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For SF Innovation Office's Civic Bridge, Today is Demo Day

San Francisco, home of the now-international Startup in Residence program, bridging the gap between City Hall and the private sector, has a product demo scheduled for today.

Few cities are as closely associated with the work being done to bridge the gap between government technologists and local startup communities as San Francisco.

San Francisco is, of course, the city where the now-international Startup in Residence program (STiR) was born back in 2014, before leaving stewardship of City Hall there in 2018. Now, however, the city — which has remained a regular STiR participant — has launched a new internal program that appears nearly identical to STiR in most regards. That program is the Office of Civic Innovation’s Civic Bridge, and it has a project demo scheduled for today.

That event is scheduled to take place at San Francisco’s Public Library, just like STiR’s own annual demo day has done for many years. Other similarities include the 16-week length of the program and the overall goal of bridging the gap between City Hall and the private sector.

Projects in this year’s Civic Bridge cohort include an upgrade on public toilets, a street-cleaning pilot program aimed at bolstering efficiency, improved access to services for transgender and gender non-conforming communities, a model for medical calls that do not require the use of ambulances, and more. As with STiR, participants work to help the city solve challenges and improve its processes. The main difference, however, is that STiR aims to give companies a direct business line into the gov tech market, while work done for Civic Bridge is entirely pro bono. Essentially, the program enables private citizens to use their skills to benefit their communities, and the participants are a broader group than just technologists, encompassing designers, researchers, communications experts and more.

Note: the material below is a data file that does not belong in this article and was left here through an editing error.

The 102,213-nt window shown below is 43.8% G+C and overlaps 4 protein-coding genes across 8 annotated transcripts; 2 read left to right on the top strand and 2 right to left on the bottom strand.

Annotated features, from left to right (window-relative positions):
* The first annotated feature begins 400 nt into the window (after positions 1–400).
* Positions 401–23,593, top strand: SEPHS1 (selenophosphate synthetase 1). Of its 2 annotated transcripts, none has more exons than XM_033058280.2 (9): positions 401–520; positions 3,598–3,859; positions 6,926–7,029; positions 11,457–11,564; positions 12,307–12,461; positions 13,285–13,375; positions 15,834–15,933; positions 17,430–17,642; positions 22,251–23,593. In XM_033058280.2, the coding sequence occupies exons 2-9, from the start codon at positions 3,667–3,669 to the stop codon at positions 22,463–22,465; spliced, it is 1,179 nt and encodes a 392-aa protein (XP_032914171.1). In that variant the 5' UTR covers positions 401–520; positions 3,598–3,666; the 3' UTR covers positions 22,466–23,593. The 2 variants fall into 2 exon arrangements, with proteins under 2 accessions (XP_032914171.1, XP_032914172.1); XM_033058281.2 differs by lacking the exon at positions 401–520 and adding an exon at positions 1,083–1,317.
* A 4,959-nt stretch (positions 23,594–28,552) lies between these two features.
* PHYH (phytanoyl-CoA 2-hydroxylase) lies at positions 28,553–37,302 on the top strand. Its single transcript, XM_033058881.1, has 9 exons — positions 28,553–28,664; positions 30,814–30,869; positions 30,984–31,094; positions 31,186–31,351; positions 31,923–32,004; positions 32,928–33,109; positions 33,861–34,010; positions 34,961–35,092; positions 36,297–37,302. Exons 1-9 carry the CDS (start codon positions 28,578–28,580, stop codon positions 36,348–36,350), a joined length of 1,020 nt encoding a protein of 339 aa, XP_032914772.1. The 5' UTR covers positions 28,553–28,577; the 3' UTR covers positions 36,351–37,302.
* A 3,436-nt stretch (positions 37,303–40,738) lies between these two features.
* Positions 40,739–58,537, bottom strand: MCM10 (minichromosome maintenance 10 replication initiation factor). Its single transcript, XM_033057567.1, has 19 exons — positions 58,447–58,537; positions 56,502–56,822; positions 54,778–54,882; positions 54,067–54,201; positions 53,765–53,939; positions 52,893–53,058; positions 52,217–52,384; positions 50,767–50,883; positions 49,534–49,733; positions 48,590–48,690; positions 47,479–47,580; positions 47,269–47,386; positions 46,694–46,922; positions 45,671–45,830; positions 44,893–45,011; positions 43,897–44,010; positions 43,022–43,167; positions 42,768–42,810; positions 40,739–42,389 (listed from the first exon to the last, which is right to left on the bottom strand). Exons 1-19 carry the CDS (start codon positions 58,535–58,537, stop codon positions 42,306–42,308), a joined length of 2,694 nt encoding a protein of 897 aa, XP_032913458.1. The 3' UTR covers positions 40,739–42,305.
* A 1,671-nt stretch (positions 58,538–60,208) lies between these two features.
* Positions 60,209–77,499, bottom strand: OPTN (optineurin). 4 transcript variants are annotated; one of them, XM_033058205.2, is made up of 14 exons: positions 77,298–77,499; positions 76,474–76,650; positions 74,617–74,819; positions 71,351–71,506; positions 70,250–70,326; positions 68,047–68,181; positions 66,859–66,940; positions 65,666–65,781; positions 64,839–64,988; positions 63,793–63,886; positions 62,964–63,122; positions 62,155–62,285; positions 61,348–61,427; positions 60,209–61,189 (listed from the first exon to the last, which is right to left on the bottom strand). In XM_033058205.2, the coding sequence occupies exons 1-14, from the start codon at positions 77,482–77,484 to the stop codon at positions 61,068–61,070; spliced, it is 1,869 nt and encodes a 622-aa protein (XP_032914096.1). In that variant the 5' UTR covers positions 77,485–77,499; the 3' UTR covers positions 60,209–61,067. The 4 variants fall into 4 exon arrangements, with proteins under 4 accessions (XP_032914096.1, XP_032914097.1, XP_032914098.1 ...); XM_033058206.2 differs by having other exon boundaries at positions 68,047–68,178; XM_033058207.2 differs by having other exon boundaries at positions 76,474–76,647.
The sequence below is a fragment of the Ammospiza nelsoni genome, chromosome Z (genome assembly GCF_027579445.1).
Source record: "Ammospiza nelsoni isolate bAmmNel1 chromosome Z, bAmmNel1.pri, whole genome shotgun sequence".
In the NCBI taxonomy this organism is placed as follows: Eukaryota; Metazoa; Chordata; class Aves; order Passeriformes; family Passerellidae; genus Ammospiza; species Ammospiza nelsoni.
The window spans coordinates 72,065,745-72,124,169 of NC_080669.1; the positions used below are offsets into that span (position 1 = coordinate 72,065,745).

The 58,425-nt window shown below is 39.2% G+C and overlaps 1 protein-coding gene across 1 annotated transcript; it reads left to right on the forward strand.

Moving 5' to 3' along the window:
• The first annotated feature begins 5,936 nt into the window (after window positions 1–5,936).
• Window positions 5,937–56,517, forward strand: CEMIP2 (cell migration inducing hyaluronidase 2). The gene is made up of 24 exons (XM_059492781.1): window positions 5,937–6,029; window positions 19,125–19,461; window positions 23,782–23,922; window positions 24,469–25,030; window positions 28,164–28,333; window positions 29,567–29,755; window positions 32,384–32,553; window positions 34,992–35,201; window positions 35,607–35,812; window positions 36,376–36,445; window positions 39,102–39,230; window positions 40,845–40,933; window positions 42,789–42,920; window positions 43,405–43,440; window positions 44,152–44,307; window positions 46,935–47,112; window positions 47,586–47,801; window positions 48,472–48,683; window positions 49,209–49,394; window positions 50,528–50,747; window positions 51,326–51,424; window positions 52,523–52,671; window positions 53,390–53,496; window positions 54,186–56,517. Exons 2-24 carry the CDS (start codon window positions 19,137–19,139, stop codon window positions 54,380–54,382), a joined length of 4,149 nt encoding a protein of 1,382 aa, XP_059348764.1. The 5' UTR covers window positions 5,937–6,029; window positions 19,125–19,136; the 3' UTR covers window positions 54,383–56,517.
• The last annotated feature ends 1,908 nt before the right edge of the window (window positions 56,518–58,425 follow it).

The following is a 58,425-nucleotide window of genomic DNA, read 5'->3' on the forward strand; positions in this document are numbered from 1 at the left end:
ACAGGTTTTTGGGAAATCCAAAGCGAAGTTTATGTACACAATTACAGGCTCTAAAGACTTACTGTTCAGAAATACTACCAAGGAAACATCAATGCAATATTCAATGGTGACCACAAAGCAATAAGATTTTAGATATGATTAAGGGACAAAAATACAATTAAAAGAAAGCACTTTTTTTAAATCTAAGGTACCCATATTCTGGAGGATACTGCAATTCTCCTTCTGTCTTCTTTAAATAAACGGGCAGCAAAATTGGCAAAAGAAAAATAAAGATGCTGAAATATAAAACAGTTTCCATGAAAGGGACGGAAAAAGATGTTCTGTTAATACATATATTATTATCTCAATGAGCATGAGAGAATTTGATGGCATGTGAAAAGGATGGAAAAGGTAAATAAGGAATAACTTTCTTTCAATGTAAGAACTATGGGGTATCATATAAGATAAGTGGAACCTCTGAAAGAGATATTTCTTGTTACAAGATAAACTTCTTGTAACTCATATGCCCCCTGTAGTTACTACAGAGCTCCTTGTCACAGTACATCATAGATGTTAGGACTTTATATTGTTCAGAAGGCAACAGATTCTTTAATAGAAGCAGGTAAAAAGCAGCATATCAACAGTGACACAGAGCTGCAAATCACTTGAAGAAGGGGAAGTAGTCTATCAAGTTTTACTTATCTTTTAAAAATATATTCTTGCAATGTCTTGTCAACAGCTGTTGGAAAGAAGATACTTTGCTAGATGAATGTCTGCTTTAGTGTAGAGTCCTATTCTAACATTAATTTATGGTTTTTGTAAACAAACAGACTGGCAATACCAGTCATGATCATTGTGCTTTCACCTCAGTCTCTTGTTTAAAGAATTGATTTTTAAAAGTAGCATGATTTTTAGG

While the STiR influence seems apparent, the roots of Civic Bridge date back to 2015, when it was first piloted in the service of solving problems like a surge in 911 calls as well as affordable housing.

Zack Quaintance is the assistant news editor for Government Technology magazine. His background includes writing for daily newspapers across the country and developing content for a software company in Austin, Texas.